The winners of the 3rd International Holcim Awards competition for sustainable construction projects and visions from North America have been announced. A total of $300,000 was presented to 10 diverse and innovative projects from Canada and the U.S. at a ceremony in Washington, D.C. The winning projects show how greater levels of sustainability can be reached in building and construction through people-focused designs that include simple adaptation, innovative materials, and clever architecture, according to Holcim.
The Swiss-based Holcim Foundation for Sustainable Construction conducts the competition in parallel in five regions across the world. More than 6,000 submissions for projects located in 146 countries entered the Holcim Awards which aims to promote sustainable responses to contemporary technological, environmental, socioeconomic and cultural issues from the building and construction industry.
A socio-architectural project to create regional food-gathering nodes and a logistics network in Canada's high arctic territory won the top prize for North America of $100,000. The Arctic Food Network (AFN) secures mobility between the scattered Inuit communities, allows a better distribution of local foods, and serves as a series of bases for the reinforcement of traditional hunting. The infrastructure project by Lateral Office / InfraNet Lab based in Toronto, Canada, and Princeton, N.J., also establishes new foundations for a sustainable, more independent economy.
Mohsen Mostafavi, head of jury and Dean of the Harvard University Graduate School of Design, congratulated the project for creating a cohesive strategy that responds to the landscape, climatic and site conditions. “The project includes purposeful interventions which are integrated without any grand gestures or expensive structures – but instead bridges between the traditions of the Inuit and the expectations of the young generation. The project thereby provides an opportunity to create an improved future, in terms of both economic opportunity and a sustainable way of living,” he said.
The Holcim Awards Silver was presented to a design for a two-level zero energy certified school building to be constructed on multiple campuses throughout Los Angeles. The project led by architects Swift Lee Office of Los Angeles uses “off-the shelf” components and modular panels to create a pre-fabricated system that features a double-layered façade for solar, acoustic and environmental control, and achieves a climate-responsive solution for each site. The project was applauded by the jury for its thoroughly developed and comprehensively presented design, which manages the integration of a coherent technical and structural concept, yet retains spatial and conceptual simplicity.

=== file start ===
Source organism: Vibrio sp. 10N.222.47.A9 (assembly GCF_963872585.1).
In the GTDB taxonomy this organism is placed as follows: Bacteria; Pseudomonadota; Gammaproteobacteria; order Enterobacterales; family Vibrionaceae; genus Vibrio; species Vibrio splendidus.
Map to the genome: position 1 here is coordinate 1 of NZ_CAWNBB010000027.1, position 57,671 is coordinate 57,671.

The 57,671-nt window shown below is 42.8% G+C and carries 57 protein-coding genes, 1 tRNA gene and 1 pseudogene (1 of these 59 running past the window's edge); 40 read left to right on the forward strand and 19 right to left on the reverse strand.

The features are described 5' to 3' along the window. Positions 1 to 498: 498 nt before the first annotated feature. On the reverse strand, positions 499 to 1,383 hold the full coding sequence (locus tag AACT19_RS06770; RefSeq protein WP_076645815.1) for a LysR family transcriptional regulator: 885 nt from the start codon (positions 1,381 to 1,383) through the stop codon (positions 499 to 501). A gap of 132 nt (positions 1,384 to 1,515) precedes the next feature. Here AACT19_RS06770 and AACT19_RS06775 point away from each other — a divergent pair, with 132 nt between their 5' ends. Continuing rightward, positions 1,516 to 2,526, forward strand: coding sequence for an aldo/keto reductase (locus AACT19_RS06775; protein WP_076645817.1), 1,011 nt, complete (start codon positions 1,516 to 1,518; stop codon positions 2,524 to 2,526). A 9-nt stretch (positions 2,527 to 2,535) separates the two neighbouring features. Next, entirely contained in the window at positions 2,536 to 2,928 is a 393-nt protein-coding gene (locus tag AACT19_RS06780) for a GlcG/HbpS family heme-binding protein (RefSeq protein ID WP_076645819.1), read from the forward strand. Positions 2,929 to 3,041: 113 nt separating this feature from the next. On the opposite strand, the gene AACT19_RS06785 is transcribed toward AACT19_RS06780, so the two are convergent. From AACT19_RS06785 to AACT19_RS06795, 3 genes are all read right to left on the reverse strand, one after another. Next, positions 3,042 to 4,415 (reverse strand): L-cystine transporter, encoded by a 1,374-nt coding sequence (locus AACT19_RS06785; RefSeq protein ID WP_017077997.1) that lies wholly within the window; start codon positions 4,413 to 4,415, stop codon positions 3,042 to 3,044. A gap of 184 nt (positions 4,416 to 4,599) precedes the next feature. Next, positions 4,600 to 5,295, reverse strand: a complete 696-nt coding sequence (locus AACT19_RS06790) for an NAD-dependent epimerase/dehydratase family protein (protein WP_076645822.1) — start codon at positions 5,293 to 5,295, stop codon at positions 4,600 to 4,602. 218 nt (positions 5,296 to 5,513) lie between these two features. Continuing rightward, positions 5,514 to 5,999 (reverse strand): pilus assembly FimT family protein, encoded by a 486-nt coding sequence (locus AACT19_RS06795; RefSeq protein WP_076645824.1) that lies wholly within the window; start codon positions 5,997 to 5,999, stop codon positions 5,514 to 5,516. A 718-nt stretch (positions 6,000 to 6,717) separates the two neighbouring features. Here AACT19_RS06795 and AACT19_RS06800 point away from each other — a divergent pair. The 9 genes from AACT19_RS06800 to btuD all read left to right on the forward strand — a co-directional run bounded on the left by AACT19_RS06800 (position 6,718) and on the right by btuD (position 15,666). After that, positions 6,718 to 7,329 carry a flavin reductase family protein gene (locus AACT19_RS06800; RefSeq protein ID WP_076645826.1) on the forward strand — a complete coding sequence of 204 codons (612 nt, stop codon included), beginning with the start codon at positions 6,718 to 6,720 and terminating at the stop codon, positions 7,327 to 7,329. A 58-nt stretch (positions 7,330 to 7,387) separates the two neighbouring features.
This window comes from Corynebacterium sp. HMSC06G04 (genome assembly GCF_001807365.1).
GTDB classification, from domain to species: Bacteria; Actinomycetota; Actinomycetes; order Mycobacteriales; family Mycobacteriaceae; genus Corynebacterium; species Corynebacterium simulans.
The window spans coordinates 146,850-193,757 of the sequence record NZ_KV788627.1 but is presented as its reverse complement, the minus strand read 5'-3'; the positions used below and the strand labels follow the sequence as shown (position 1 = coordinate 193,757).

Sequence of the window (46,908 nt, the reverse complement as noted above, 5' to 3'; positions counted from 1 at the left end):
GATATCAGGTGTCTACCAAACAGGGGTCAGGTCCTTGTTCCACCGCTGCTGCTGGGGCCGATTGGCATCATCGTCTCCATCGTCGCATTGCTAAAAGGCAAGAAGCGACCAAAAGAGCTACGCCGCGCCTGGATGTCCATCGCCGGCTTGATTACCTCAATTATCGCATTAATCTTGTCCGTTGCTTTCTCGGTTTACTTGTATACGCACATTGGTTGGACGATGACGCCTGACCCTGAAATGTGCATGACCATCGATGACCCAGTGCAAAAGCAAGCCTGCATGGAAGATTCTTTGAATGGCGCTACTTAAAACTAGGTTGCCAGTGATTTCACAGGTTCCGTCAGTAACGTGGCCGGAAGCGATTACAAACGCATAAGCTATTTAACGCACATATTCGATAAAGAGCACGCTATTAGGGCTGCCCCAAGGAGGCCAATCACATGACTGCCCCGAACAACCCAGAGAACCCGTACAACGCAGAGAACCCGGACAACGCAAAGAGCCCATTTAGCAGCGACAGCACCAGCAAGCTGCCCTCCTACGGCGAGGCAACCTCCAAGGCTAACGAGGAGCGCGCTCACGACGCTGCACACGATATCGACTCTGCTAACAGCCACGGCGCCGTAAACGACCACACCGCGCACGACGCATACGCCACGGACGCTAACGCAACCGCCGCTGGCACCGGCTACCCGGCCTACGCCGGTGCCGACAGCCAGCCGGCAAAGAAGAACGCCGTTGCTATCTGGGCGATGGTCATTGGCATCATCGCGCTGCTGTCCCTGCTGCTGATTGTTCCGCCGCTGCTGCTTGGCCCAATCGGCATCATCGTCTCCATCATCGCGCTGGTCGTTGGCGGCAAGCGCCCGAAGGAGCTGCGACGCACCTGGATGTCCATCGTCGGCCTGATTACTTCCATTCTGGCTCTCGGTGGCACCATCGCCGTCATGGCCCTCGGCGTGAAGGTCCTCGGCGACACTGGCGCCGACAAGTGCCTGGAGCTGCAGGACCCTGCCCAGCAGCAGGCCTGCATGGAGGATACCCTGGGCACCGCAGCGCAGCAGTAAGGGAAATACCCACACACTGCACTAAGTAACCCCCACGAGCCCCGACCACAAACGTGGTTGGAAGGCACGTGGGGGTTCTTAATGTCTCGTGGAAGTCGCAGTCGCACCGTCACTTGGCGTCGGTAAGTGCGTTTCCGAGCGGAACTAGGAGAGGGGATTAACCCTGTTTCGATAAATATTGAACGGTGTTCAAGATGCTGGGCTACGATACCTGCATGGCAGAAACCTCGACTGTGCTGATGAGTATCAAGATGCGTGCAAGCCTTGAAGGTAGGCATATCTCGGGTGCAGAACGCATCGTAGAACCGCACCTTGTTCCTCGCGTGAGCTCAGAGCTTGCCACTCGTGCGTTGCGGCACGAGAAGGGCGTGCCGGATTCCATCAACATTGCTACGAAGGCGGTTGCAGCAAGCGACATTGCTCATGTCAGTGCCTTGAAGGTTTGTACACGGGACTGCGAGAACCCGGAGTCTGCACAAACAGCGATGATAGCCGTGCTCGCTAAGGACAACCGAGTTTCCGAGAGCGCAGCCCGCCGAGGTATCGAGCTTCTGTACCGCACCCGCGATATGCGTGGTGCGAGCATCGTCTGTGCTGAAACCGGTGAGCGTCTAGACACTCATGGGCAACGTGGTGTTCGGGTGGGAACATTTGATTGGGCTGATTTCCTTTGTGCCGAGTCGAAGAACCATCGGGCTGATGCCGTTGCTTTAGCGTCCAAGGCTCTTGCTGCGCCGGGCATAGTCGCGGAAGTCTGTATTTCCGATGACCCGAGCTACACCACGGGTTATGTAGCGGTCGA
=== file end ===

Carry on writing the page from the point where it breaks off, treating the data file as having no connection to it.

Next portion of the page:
The Holcim Awards Bronze was awarded to Julie Snow Architects of Minneapolis for a border-control station on the U.S. frontier to Canada at Van Buren, Maine. The approach meets a range of stringent regulations for safety, operation and durability, and yet is a highly aesthetic structure marking the national frontier. A zero net energy goal and water saving targets, challenged by the remote location of the site and energy demand for 24-hour operation, are achieved through features such as a ground source heating and cooling, a solar wall to temper outside ventilation air, a ground-coupled heat pump, peaking bio-diesel boilers, LED lights and lighting control systems to reduce fossil fuel consumption. The jury commended the design for successfully applying state-of-the-art features of sustainability in a government project with its regulatory implications.
Four projects were presented with an Acknowledgement prize.
- An energy-efficient university building in Lawrence, Kan., by Dan Rockhill of Studio 804 which forms part of the University of Kansas architecture, design and planning curriculum and traces the entire process of planning and construction up to realization.
- An energy-neutral portable classroom designed for use in Hawaii by Anderson Anderson Architecture of San Francisco that reaches manufacturing and transport efficiency, and achieves low operating costs and ease of maintenance.
- An energy, water and waste-efficient military installation in Fort Leonard Wood, Mo., by the U.S. Army Corps of Engineers in Washington, D.C., which adapts sustainable planning and construction to the military field.
- And, the Ford Calumet Environmental Center by Studio Gang Architects of Chicago that reuses materials from the site's previous industrial function – while serving bird watchers and creating a dialog about the region's environmental past, present and future.